Blog 3: Setting up Azure
Normally, Azure Web App is quite expensive for a static website. But we want to use our own custom domain. Before the Shared Plan (D1) came around, your cheapest option was the B1 plan at about €46/month. The D1 plan changed this, but I think ~€8/month is still a lot for a small static website.
Luckily, because the site is static, we can serve the entire site using CDN, and Azure CDN is a lot cheaper! We can use the Free F1 Azure Web App Plan, and use Azure CDNs low rates/GB1 to publish your site.
Azure Web App
Assuming you already have your Azure account set up, go ahead and create a new Web App.
After your Web App has completed deploying, you can go ahead and create a new CDN, as well as a new CDN Endpoint. Make sure you pick the same Resource Group you used when setting up the Web App.
Deploying the CDN and the CDN endpoint can take some time, especially provisioning the CDN endpoint to every POP. But luckily, we can continue while waiting on this.
Open your newly deployed CDN, and click on the newly created CDN endpoint in the Overview blade. Take note of Endpoint hostname and create a CNAME record for your domain to this hostname2.
Then click on Custom domains in the left menu, followed by the + Custom domain button in the new blade.
Choose your endpoint name, then enter your custom domain name. Azure will check if the CNAME record is present, so if you get a red exclamation mark, try again later. When it has the green tick, click on Add.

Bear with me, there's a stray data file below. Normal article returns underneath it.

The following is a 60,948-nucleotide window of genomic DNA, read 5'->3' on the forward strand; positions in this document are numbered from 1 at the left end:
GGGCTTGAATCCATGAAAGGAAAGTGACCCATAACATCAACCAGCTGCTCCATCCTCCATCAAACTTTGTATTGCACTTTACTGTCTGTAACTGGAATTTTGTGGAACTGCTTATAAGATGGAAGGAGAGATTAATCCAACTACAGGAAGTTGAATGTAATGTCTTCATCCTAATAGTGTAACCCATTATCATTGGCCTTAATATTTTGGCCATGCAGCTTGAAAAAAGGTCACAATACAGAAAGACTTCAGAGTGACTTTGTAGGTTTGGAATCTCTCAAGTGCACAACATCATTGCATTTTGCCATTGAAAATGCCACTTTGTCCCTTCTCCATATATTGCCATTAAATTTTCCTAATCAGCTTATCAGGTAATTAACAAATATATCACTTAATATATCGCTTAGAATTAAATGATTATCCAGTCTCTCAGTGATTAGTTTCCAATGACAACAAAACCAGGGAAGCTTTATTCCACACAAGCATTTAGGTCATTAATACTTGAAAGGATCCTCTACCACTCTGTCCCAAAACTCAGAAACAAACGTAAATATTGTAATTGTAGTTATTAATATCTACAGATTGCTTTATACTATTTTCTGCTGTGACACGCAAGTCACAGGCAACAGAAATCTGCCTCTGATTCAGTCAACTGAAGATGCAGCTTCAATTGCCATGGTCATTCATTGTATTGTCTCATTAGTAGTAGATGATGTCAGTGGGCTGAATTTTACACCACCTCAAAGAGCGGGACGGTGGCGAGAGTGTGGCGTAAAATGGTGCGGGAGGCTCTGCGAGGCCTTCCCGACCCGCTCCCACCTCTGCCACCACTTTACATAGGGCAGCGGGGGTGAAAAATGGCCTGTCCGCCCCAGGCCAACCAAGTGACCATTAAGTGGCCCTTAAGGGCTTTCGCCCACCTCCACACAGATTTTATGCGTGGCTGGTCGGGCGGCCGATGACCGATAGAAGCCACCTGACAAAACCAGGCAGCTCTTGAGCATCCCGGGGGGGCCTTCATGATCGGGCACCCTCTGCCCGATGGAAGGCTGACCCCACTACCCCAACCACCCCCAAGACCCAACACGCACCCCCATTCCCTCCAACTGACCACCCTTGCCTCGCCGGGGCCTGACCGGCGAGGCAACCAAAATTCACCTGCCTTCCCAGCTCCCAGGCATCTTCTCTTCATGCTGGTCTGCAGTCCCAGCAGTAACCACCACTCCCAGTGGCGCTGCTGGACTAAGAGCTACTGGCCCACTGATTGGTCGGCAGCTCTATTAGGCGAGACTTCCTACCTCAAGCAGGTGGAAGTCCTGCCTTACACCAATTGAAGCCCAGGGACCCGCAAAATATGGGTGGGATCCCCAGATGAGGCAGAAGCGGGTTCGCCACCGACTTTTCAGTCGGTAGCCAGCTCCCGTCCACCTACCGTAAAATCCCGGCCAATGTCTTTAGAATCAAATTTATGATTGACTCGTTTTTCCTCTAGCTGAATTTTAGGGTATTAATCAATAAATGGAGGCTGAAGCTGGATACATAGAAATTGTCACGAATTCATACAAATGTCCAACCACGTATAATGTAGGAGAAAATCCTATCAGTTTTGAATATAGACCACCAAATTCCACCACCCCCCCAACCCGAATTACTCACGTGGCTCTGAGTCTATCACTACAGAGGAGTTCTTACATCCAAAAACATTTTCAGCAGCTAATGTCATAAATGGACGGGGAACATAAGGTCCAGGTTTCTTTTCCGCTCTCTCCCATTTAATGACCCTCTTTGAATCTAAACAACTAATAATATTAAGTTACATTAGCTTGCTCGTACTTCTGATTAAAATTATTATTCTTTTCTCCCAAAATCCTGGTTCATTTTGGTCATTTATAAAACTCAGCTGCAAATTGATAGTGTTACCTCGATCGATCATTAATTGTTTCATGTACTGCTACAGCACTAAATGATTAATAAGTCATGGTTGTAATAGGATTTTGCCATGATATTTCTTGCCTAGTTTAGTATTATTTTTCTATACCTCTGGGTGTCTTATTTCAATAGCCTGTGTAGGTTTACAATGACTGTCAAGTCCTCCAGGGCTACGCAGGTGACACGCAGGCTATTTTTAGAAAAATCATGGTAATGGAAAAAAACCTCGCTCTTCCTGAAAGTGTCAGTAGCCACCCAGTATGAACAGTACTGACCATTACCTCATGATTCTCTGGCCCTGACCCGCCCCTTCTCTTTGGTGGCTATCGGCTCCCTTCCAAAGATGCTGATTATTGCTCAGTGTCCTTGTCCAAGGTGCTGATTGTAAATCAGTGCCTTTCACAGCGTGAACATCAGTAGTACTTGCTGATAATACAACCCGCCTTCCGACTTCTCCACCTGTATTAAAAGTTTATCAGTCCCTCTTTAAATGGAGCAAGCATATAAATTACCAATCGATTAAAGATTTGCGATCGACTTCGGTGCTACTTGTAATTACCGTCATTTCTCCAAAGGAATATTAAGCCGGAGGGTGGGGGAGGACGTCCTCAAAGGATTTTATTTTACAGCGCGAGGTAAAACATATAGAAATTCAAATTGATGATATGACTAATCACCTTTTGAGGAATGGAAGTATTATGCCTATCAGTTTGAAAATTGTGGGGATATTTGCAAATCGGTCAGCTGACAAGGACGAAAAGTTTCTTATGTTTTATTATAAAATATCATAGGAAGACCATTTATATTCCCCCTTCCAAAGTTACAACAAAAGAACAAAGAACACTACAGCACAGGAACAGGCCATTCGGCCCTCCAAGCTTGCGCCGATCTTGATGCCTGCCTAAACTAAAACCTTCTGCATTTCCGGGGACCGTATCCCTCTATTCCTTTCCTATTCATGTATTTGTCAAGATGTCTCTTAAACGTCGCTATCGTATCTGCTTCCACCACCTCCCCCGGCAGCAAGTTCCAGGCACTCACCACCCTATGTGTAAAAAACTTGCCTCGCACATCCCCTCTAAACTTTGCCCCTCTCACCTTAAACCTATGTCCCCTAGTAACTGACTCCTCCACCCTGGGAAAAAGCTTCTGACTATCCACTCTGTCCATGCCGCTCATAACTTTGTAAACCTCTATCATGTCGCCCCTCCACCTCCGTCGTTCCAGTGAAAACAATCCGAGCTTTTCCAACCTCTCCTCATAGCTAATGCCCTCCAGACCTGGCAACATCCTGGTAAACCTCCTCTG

Custom HTTPS (optional)
After the custom domain is deployed, click on the Custom Domain you just added. On the next page, switch the toggle to On. You can let Azure provision a certificate for you, or use your own certificate (which will be stored in your Azure Key Vault). I chose the former and clicked Save.
This process can take a serious amount of time! The domain validation step (during which Azure will check if the CNAME record is directly mapped to the endpoint, else it will send an email to the Registrant in WHOIS). On several occassions, this process took between 12 hours and 4 days for me.
After that, you can navigate to https://your.customdomain.tld/ and see the Azure default index in all it’s HTTPS glory.
Coming up next: creating the pipeline
In the next blog, we will use Visual Studio Team Services to set up the remote repository for our site, build agent tasks, and automation to build our site, deploy it and purge the CDN on every
commit new post.